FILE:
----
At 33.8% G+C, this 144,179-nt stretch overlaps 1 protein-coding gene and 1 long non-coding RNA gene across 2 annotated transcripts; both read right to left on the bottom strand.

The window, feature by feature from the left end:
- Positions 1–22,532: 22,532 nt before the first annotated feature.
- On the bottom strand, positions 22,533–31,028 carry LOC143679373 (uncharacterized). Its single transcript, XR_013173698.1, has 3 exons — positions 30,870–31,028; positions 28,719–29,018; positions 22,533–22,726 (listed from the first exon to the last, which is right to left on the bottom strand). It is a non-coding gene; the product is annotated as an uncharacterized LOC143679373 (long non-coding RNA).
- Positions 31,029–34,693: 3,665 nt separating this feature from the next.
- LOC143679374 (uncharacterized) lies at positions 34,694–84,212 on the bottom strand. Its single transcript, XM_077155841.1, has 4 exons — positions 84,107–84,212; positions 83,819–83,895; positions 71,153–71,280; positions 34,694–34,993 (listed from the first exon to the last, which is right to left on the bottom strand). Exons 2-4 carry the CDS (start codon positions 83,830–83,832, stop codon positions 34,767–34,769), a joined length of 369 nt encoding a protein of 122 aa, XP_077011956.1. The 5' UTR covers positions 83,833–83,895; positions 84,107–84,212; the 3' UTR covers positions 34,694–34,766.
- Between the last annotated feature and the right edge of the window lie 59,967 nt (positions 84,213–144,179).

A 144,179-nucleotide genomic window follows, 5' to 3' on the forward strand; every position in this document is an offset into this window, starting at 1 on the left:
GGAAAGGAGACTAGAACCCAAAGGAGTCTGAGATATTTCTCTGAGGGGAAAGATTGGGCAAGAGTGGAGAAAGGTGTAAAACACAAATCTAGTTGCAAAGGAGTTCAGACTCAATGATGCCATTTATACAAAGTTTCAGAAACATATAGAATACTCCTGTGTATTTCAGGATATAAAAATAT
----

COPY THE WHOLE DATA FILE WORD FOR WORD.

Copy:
At 33.8% G+C, this 144,179-nt stretch overlaps 1 protein-coding gene and 1 long non-coding RNA gene across 2 annotated transcripts; both read right to left on the bottom strand.

The window, feature by feature from the left end:
- Positions 1–22,532: 22,532 nt before the first annotated feature.
- On the bottom strand, positions 22,533–31,028 carry LOC143679373 (uncharacterized). Its single transcript, XR_013173698.1, has 3 exons — positions 30,870–31,028; positions 28,719–29,018; positions 22,533–22,726 (listed from the first exon to the last, which is right to left on the bottom strand). It is a non-coding gene; the product is annotated as an uncharacterized LOC143679373 (long non-coding RNA).
- Positions 31,029–34,693: 3,665 nt separating this feature from the next.
- LOC143679374 (uncharacterized) lies at positions 34,694–84,212 on the bottom strand. Its single transcript, XM_077155841.1, has 4 exons — positions 84,107–84,212; positions 83,819–83,895; positions 71,153–71,280; positions 34,694–34,993 (listed from the first exon to the last, which is right to left on the bottom strand). Exons 2-4 carry the CDS (start codon positions 83,830–83,832, stop codon positions 34,767–34,769), a joined length of 369 nt encoding a protein of 122 aa, XP_077011956.1. The 5' UTR covers positions 83,833–83,895; positions 84,107–84,212; the 3' UTR covers positions 34,694–34,766.
- Between the last annotated feature and the right edge of the window lie 59,967 nt (positions 84,213–144,179).

A 144,179-nucleotide genomic window follows, 5' to 3' on the forward strand; every position in this document is an offset into this window, starting at 1 on the left:
GGAAAGGAGACTAGAACCCAAAGGAGTCTGAGATATTTCTCTGAGGGGAAAGATTGGGCAAGAGTGGAGAAAGGTGTAAAACACAAATCTAGTTGCAAAGGAGTTCAGACTCAATGATGCCATTTATACAAAGTTTCAGAAACATATAGAATACTCCTGTGTATTTCAGGATATAAAAATAT